Easter Sunday Special - How to say Easter in European languages
If you’re learning a European language, you may well have had a lesson recently about Easter. The word for Easter in almost every European language is remarkably different to the English word.
In fact, when it comes to Easter, all European languages can be divided into 3 groups! So let’s take a closer look at these.
Passover is the Jewish festival that happens at this time of year. The English word ‘Passover’ comes directly from the Hebrew ‘Pesach’.
As this holiday is much older than Easter, it comes as no surprise that this word has been around a lot longer.
Passing from Hebrew to Latin and then on to French, Spanish, Italian and so on, the orignal Hebrew has been handed down to the modern day languages of Europe in one form or another.
Here is a list of how to say Easter in all the European languages where the root stems from the Hebrew word ‘Pesach’:
Russian: Пасха (Paskha)
And for those with an interest in ancient languages, the word for Easter or Passover in Latin is Pascha or Festa Paschalia and in ancient Greek Πάσχα (Pascha).
The Celtic languages of Ireland Scotland call this holiday Cáisc and Càisg respectively. While at first these words might look quite different to the original Hebrew, they are in fact taken from the word ‘Pesach’, but initial sound has hardened to a /k/ sound.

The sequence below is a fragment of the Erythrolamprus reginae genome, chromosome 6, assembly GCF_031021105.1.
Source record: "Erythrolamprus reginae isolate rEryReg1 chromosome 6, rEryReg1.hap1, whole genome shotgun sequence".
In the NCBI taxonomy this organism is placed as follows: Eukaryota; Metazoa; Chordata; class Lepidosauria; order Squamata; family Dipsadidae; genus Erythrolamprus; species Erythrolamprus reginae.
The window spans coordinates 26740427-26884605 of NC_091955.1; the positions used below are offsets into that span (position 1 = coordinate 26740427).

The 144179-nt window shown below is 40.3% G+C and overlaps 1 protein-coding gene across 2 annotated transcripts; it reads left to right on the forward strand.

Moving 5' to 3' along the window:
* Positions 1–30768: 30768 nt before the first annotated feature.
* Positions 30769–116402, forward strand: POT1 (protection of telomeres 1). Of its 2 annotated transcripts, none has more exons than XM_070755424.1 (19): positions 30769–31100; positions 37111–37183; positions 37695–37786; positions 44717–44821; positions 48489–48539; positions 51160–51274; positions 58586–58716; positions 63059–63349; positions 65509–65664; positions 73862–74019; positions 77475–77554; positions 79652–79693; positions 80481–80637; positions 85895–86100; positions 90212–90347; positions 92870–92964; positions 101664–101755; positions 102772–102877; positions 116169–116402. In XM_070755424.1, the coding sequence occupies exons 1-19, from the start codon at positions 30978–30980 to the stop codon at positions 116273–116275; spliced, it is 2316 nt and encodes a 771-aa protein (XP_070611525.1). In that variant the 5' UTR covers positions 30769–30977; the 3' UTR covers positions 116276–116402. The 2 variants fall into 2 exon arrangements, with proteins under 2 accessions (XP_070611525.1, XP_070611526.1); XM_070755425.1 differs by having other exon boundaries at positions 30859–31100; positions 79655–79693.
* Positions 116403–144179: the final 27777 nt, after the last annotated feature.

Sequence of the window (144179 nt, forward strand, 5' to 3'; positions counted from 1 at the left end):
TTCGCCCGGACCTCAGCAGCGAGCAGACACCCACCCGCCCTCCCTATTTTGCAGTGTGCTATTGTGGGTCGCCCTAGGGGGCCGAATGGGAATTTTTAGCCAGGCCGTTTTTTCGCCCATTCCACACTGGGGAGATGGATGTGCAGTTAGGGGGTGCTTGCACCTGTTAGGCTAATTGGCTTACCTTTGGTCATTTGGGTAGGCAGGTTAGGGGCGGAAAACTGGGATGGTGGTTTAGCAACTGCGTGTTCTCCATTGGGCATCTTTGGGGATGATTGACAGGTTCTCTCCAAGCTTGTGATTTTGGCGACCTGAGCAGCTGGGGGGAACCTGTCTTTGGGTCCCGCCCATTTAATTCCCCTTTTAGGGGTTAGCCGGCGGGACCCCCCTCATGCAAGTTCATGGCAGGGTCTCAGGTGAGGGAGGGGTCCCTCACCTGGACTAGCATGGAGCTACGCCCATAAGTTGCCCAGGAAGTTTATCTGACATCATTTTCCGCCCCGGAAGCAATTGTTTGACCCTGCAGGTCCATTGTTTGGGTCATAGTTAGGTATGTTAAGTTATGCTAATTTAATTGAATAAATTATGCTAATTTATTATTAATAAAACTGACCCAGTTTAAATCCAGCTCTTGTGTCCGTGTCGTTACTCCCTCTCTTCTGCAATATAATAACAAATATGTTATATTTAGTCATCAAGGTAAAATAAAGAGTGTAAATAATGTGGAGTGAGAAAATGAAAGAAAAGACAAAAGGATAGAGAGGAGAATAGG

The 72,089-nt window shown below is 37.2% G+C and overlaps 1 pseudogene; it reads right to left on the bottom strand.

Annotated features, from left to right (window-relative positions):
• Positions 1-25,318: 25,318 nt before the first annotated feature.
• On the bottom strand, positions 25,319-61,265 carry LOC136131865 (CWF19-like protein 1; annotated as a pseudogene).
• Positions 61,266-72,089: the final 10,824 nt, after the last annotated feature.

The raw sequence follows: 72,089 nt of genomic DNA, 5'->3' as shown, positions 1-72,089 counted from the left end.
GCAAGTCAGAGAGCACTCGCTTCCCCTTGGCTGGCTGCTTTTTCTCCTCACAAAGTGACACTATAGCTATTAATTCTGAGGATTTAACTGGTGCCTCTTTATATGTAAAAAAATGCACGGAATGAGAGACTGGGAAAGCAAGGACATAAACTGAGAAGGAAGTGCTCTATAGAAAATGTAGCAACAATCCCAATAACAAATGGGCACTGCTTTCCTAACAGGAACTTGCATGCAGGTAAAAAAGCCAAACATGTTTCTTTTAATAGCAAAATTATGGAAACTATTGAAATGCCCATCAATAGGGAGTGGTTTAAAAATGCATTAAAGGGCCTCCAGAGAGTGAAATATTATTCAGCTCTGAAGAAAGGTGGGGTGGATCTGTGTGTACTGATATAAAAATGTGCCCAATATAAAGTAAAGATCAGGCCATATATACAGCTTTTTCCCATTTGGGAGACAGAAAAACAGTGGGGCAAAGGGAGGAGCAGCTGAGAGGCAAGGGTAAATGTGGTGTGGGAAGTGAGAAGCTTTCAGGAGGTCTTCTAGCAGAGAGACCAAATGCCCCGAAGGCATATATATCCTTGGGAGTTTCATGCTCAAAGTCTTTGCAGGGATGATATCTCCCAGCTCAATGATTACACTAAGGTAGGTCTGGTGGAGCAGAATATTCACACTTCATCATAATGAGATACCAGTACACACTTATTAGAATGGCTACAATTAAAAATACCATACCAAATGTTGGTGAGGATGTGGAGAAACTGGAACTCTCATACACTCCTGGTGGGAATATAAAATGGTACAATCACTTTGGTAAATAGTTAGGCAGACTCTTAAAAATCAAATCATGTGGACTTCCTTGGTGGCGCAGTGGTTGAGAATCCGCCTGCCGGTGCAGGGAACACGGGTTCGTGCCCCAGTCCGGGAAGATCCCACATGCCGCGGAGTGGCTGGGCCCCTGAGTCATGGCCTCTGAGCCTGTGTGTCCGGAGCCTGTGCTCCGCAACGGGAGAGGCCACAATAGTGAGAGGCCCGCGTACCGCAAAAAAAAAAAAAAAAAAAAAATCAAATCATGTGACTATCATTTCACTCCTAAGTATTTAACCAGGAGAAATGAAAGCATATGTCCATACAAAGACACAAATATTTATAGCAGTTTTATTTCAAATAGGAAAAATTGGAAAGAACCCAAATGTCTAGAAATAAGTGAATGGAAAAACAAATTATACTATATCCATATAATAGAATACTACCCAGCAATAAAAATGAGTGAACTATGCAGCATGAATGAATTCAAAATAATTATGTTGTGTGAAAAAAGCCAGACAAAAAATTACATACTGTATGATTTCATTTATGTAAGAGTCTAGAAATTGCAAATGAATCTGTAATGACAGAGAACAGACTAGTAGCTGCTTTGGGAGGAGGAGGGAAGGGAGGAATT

Still stemming from Passover, the Slavic languages tend to call this holiday ‘the long night’.
For example, in Polish it’s called Wielkanoc (literally: the big night), in Czech it’s called Velikonoce (literally: the big nights – note the plurality), and in Slovak it’s Velká Noc (again, literally: the big night).
In Bulgarian, the name for Easter is slightly different and it’s called the big day: Великден (Velkiden). So while it may say ‘day’, it’s still the idea of a big period of time, like big night.
The only exception seems to be Serbian, which calls it Uskrs or Vaskrs, meaning resurrection. This is clearly associated with the Christian holiday of Easter.
English and German
So of all the European languages, only two of them use a word from a completely different stem: German and English.
In these languages, the word for Easter hasn’t passed down from the Hebrew word Pesach and it hasn’t been taken from the notion of Passover being a long night.
In both cases, the word has come from the name of a Germanic Goddess called Eastre:
In Old English, the month of April was known as Ēosturmōnaþ. Like many other months of the year, like March, May and June, the name for April was originally taken from the name of a God.
Many of you reading this will be learning a non-European language. How do you say Easter in that language? Is it taken from the Hebrew Pesach, like many European languages, or does it come from elsewhere? We’d love to hear from you in the comments below.
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A polyglot and international traveller. Anthony speaks 6 languages and loves sharing his passion of language learning through his writing.
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